Top 10 Browns of All Time

(Photo: Talk the Land)

Just this week, the NFL released their Top 100 Players of 2017, and to no one’s surprise, there were no Cleveland Browns in the Top 10.

The first Brown to grace the list was at number 25, and again, to no one’s surprise, that honor belonged to perennial Pro Bowler and holder of our collective hopes and dreams that our quarterback remains upright, Joe Thomas.

Before you ask, “No. There are no other Browns on the list.” Nor are there any former Browns on the list who went on to excel elsewhere. There are plenty of guys the Browns have passed on in prior drafts, though.

To ease the pain, I’ve seen plenty of sites, radio shows, and Tweeters sending out their lists of Top 10 Browns for the upcoming season. Sure, I could have done that too, but where’s the fun in that? Instead, I’ve decided to give to you the Top 10 Browns of All Time.

The criteria are simple. I’ve had to actually see them play, they had to wear a Browns jersey, and that’s it.

So, here goes. (Spoiler alert: Joe Thomas doesn’t make this list.)

10. Brian Brennan

“It’s OK, EB. We’ll get back to the AFC Championship again…wait.” (Photo:

Brian Brennan, for the longest time during my childhood, was the greatest Brown alive. It didn’t hurt that I got to meet him when I was maybe six or seven, but it also didn’t hurt that he actually had a couple of pretty good seasons at the old Municipal Stadium. Eight seasons in Cleveland resulted in over 300 catches for nearly 4200 yards and 19 touchdowns. World beater he was not, but at 5’9″ and 178 lbs, he was Wes Welker before there was Wes Welker…

…ok, maybe he was more a poor man’s Brandon Stokely.

9. Joshua Cribbs

The human equivalent of an MC Hammer song. (Photo:

For years, Josh Cribbs was the only Browns highlight you’d find on SportsCenter each and every Sunday. The guy still holds 11 team return records, is tied for first all-time in career kick return touchdowns with 8, and at times looked like he was flying across the football field, playing his own version of catch-me-if-you-can. He went to the Pro Bowl three times (which is three times more than any first round draft pick not named Joe Thomas or Alex Mack) and finally retired a Brown this past offseason, even though he hadn’t played for anyone in almost two years.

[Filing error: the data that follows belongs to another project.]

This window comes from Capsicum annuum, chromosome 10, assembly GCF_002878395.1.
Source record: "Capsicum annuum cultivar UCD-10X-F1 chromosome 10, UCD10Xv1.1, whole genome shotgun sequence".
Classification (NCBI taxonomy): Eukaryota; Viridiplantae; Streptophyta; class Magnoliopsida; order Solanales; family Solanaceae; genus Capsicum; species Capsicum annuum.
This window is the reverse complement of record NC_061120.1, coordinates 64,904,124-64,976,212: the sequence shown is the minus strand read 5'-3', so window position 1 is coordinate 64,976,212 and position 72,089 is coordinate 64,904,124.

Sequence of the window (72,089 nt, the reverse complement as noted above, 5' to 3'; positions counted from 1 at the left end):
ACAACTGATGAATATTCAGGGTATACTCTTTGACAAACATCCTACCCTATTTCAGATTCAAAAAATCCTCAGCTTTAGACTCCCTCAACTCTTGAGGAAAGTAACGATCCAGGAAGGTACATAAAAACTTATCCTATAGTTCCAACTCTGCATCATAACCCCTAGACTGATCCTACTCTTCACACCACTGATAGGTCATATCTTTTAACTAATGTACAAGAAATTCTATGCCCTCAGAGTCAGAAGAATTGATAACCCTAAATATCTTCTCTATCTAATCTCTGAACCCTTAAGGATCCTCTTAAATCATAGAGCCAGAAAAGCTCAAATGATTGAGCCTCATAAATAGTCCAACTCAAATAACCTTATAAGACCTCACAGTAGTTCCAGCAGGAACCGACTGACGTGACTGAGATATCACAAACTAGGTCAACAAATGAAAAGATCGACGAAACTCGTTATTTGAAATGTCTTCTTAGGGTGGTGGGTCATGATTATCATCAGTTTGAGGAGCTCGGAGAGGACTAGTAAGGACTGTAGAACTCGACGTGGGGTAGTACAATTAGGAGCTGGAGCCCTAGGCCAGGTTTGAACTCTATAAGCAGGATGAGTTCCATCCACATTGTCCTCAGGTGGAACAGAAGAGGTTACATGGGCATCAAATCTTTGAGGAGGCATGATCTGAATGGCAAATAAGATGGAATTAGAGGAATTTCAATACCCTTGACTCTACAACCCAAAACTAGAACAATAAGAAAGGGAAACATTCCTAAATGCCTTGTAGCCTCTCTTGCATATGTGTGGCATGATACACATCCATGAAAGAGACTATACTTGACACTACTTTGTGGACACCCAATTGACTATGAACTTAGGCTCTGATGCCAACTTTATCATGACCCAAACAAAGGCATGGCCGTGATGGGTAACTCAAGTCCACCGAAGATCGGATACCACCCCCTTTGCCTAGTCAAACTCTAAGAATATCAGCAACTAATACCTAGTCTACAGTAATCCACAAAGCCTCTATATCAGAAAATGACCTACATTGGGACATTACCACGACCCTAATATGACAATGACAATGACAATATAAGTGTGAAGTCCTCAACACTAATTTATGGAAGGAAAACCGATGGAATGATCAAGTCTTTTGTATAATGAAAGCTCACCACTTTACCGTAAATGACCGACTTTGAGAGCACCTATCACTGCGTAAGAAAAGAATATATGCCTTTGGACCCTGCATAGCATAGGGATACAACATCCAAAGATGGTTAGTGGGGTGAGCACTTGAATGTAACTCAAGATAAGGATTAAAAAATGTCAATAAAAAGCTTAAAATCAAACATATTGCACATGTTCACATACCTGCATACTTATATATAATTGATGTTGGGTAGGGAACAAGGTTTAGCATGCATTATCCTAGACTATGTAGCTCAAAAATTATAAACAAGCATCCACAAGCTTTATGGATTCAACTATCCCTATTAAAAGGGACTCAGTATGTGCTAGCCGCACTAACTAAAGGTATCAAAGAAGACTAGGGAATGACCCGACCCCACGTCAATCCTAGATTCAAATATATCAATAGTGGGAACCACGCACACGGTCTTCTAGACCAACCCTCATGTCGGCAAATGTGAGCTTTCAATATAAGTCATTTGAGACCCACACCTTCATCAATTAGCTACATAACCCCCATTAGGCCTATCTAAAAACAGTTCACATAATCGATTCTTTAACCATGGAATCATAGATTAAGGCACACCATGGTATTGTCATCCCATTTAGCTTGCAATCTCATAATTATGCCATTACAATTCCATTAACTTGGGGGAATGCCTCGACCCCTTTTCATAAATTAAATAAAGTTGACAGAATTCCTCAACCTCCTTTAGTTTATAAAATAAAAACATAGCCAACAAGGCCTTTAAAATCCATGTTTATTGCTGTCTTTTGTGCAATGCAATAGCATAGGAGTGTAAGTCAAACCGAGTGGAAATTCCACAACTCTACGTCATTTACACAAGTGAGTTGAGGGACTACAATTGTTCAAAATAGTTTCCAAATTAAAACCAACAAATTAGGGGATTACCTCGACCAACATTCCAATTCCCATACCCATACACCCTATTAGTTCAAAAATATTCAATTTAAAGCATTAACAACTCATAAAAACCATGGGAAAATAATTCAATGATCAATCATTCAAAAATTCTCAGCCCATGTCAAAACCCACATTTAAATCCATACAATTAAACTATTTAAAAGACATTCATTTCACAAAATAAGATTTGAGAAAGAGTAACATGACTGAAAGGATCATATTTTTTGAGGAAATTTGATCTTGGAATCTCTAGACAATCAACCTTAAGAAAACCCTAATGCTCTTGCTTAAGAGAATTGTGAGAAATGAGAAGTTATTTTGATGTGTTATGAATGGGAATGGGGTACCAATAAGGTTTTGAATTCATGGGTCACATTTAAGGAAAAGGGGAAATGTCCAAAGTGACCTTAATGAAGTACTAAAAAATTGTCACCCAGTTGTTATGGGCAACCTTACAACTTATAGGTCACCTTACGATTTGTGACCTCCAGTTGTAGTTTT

Undrafted, he spent nine years in a Browns uniform and brought a little excitement in bleak times. Thanks, Josh.

8. Eric Turner

“Wait, your telling me you’re going to draft a QB in the sixth round and win how many Super Bowls?” (Photo: AP)

It’s difficult to try and pour humor into talking about a man who lost his life to cancer at the age of 31, but when I found that photo of Eric Turner, I couldn’t help but see a bit of incredulous as he listened to then-Browns coach Bill Belichick.

Turner was the first pick of Belichick’s time in Cleveland, at number 2 overall in 1991, and I remember a guy who hit hard and played at 120% all the time.

He was the kind of safety a lot of guys who are heralded in the league to this day play like and was probably on track to being a borderline Hall of Fame player…or at least a very memorable one at his position, notching 30 interceptions in 109 games played.

7. (tie) Eric Metcalf/Kevin Mack

The one time he didn’t go “up the middle” and you can’t see it, but Kev is eluding Ronnie freaking Lott in this picture. (Photo: Talk the Land)